April 28, 2008
Since its launch five years ago, the Galaxy Evolution Explorer has photographed hundreds of millions of galaxies in ultraviolet light. M106 is one of those galaxies, and from 22 million light years away, it strikes a pose in blue and gold for this new commemorative portrait.
The galaxy's extended arms are the blue filaments that curve around its edge, creating its outer disk. Tints of blue in M106's arms reveal hot, young massive stars. Traces of gold toward the center show an older stellar population and indicate the presence of obscuring dust.
"We see these arms in optical-light images, but they are very faint and diffuse. These structures really pop out in the ultraviolet due to the exquisite sensitivity of the detectors on the Galaxy Evolution Explorer," said Mark Seibert of the Carnegie Institution of Washington in Pasadena, Calif.
From 24 million light-years away, neighboring galaxy NGC 4248 also makes a memorable appearance, sitting just right of M106. The irregular galaxy looks like a yellow smudge, with a bluish-white bar in the center. The galaxy's outer golden glow indicates a population of older stars, while the blue central region shows a younger stellar demographic.
Dwarf galaxy UGC 7365 emerges at the bottom center of this image, as a faint yellow smudge directly below M106. This galaxy is not forming any new stars, and looks much smaller than M106 despite being closer to Earth, at 14 million light-years away.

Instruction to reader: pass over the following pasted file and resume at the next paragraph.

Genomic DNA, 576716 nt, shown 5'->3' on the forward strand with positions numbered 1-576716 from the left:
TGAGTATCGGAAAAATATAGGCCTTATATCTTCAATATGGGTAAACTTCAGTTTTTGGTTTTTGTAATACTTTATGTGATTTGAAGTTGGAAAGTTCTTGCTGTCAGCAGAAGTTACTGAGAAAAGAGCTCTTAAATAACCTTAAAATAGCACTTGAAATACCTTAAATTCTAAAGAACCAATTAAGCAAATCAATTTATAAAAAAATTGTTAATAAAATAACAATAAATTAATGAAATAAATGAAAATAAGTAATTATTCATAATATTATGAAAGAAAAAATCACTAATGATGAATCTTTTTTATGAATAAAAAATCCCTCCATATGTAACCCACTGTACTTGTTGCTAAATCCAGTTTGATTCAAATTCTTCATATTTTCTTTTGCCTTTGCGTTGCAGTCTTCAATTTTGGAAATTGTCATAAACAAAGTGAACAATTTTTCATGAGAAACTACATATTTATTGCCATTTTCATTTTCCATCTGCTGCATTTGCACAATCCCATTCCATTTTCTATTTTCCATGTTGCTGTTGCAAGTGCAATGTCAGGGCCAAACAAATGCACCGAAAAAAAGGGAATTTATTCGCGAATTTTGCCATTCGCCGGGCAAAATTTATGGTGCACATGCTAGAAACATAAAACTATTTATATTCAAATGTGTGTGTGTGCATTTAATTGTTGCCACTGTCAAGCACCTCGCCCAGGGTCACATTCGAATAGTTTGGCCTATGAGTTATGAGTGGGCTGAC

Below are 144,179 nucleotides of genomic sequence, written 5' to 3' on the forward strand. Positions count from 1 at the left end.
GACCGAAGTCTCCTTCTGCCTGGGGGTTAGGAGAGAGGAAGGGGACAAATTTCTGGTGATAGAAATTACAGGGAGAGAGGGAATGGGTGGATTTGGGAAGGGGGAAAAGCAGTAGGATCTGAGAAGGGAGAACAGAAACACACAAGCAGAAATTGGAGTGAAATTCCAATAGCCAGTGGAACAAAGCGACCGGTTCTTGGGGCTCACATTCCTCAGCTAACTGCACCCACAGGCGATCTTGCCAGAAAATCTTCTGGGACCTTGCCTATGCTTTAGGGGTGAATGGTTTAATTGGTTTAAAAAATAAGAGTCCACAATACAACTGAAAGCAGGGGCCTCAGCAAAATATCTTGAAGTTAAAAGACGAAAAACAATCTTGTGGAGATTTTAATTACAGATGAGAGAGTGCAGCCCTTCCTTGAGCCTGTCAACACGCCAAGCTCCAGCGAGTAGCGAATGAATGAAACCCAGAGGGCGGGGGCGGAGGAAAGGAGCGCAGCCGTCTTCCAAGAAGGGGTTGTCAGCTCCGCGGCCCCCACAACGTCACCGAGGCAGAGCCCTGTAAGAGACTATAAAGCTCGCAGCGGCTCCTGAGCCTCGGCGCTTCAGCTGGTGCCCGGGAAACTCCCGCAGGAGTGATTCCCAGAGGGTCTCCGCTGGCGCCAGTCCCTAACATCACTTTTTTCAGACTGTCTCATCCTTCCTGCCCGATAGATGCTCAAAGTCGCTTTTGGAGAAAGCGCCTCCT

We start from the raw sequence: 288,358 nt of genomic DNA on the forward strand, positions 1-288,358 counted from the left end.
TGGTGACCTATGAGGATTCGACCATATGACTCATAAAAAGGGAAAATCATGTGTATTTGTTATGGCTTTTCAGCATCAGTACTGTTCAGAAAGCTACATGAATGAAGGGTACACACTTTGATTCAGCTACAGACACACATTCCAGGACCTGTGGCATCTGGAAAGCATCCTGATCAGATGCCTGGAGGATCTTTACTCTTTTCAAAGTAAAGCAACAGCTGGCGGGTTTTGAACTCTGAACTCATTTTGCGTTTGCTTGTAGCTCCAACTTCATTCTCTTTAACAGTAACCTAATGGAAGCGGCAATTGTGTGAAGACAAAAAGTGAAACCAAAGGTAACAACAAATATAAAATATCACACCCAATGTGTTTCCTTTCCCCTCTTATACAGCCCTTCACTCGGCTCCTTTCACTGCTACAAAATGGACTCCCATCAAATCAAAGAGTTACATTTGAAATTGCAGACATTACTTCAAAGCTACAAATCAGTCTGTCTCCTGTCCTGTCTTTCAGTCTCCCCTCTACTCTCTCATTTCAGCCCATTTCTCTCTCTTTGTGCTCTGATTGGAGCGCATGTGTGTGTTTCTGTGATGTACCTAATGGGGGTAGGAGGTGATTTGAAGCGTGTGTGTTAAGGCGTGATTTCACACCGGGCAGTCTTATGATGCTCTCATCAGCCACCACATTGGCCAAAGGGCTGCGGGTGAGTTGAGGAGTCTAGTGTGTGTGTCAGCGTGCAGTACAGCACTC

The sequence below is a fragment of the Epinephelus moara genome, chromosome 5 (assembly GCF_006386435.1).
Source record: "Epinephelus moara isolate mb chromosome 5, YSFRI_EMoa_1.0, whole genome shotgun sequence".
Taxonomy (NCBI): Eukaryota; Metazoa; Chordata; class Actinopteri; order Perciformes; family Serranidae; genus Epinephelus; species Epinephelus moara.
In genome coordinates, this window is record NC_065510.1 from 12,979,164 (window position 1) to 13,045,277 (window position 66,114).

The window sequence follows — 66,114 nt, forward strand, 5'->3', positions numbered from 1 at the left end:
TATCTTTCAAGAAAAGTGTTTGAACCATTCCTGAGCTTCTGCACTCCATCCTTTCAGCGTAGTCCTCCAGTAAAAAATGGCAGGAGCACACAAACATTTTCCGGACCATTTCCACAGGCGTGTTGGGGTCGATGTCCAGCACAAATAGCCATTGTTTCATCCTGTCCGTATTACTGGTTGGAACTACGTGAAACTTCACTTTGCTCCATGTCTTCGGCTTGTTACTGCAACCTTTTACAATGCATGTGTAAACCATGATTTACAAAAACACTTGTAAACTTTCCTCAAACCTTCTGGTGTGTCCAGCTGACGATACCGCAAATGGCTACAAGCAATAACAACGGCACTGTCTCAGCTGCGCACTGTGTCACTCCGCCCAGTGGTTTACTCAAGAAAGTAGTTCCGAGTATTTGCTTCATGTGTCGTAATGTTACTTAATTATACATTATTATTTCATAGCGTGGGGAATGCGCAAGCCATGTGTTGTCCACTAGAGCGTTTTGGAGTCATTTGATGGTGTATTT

Over the past five years, the Galaxy Evolution Explorer has imaged half a billion objects over 27,000 square degrees of sky – equivalent to an area that would be covered by 138,000 full moons. The telescope orbits Earth every 94 minutes and travels approximately 408,470 million miles per day. Its overarching question is: how do galaxies grow and change over 10 billion years of cosmic history?
"Frankly we have only begun to scratch the surface of this vast data set. Astronomers will be mining the telescope's data archive for the next decade," said Chris Martin, of the California Institute of Technology, Pasadena, Calif. He is principal investigator for the Galaxy Evolution Explorer mission, which is managed by NASA's Jet Propulsion Laboratory in Pasadena, Calif.
M106, also known as NGC 4258, is located in the constellation Canes Venatici. This image is a two-color composite, where far-ultraviolet light is blue, and near-ultraviolet light is red.
Written by Linda Vu/Spitzer Science Center
Media contact: Whitney Clavin/JPL 818-354-4673